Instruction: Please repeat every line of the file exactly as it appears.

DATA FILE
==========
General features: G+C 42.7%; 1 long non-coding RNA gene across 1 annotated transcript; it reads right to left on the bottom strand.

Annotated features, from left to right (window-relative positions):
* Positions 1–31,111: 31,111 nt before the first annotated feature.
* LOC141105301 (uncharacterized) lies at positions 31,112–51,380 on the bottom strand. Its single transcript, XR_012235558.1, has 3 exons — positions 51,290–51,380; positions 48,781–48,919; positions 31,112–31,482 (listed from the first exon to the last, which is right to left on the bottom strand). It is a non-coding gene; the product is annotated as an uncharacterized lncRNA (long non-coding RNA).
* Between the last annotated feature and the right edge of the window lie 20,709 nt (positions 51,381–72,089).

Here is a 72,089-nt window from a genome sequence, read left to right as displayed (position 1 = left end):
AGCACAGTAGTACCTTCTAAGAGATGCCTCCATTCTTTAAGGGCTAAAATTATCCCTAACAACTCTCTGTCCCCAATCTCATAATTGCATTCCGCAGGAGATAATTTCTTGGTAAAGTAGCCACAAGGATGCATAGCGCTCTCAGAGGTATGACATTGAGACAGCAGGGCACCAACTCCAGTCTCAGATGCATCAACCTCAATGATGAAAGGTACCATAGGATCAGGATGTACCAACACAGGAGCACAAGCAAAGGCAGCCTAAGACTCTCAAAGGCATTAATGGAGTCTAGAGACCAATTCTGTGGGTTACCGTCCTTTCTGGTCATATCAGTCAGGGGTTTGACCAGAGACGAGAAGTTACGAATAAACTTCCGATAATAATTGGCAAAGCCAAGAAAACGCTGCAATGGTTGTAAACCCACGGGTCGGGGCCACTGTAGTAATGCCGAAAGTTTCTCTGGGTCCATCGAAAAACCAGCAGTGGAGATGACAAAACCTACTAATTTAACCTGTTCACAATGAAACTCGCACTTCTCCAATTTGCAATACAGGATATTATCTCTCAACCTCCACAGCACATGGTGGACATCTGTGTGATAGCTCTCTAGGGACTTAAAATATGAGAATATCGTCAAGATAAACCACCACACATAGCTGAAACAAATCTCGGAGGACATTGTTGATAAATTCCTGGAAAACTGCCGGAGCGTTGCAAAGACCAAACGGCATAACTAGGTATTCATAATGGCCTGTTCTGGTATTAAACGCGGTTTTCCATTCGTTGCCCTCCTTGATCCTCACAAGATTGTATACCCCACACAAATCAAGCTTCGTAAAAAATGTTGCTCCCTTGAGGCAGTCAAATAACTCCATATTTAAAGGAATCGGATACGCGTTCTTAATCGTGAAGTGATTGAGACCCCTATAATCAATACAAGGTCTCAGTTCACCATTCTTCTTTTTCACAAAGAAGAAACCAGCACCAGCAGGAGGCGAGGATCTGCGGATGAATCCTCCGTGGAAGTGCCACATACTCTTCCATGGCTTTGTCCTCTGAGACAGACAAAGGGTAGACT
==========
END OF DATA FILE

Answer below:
General features: G+C 42.7%; 1 long non-coding RNA gene across 1 annotated transcript; it reads right to left on the bottom strand.

Annotated features, from left to right (window-relative positions):
* Positions 1–31,111: 31,111 nt before the first annotated feature.
* LOC141105301 (uncharacterized) lies at positions 31,112–51,380 on the bottom strand. Its single transcript, XR_012235558.1, has 3 exons — positions 51,290–51,380; positions 48,781–48,919; positions 31,112–31,482 (listed from the first exon to the last, which is right to left on the bottom strand). It is a non-coding gene; the product is annotated as an uncharacterized lncRNA (long non-coding RNA).
* Between the last annotated feature and the right edge of the window lie 20,709 nt (positions 51,381–72,089).

Here is a 72,089-nt window from a genome sequence, read left to right as displayed (position 1 = left end):
AGCACAGTAGTACCTTCTAAGAGATGCCTCCATTCTTTAAGGGCTAAAATTATCCCTAACAACTCTCTGTCCCCAATCTCATAATTGCATTCCGCAGGAGATAATTTCTTGGTAAAGTAGCCACAAGGATGCATAGCGCTCTCAGAGGTATGACATTGAGACAGCAGGGCACCAACTCCAGTCTCAGATGCATCAACCTCAATGATGAAAGGTACCATAGGATCAGGATGTACCAACACAGGAGCACAAGCAAAGGCAGCCTAAGACTCTCAAAGGCATTAATGGAGTCTAGAGACCAATTCTGTGGGTTACCGTCCTTTCTGGTCATATCAGTCAGGGGTTTGACCAGAGACGAGAAGTTACGAATAAACTTCCGATAATAATTGGCAAAGCCAAGAAAACGCTGCAATGGTTGTAAACCCACGGGTCGGGGCCACTGTAGTAATGCCGAAAGTTTCTCTGGGTCCATCGAAAAACCAGCAGTGGAGATGACAAAACCTACTAATTTAACCTGTTCACAATGAAACTCGCACTTCTCCAATTTGCAATACAGGATATTATCTCTCAACCTCCACAGCACATGGTGGACATCTGTGTGATAGCTCTCTAGGGACTTAAAATATGAGAATATCGTCAAGATAAACCACCACACATAGCTGAAACAAATCTCGGAGGACATTGTTGATAAATTCCTGGAAAACTGCCGGAGCGTTGCAAAGACCAAACGGCATAACTAGGTATTCATAATGGCCTGTTCTGGTATTAAACGCGGTTTTCCATTCGTTGCCCTCCTTGATCCTCACAAGATTGTATACCCCACACAAATCAAGCTTCGTAAAAAATGTTGCTCCCTTGAGGCAGTCAAATAACTCCATATTTAAAGGAATCGGATACGCGTTCTTAATCGTGAAGTGATTGAGACCCCTATAATCAATACAAGGTCTCAGTTCACCATTCTTCTTTTTCACAAAGAAGAAACCAGCACCAGCAGGAGGCGAGGATCTGCGGATGAATCCTCCGTGGAAGTGCCACATACTCTTCCATGGCTTTGTCCTCTGAGACAGACAAAGGGTAGACT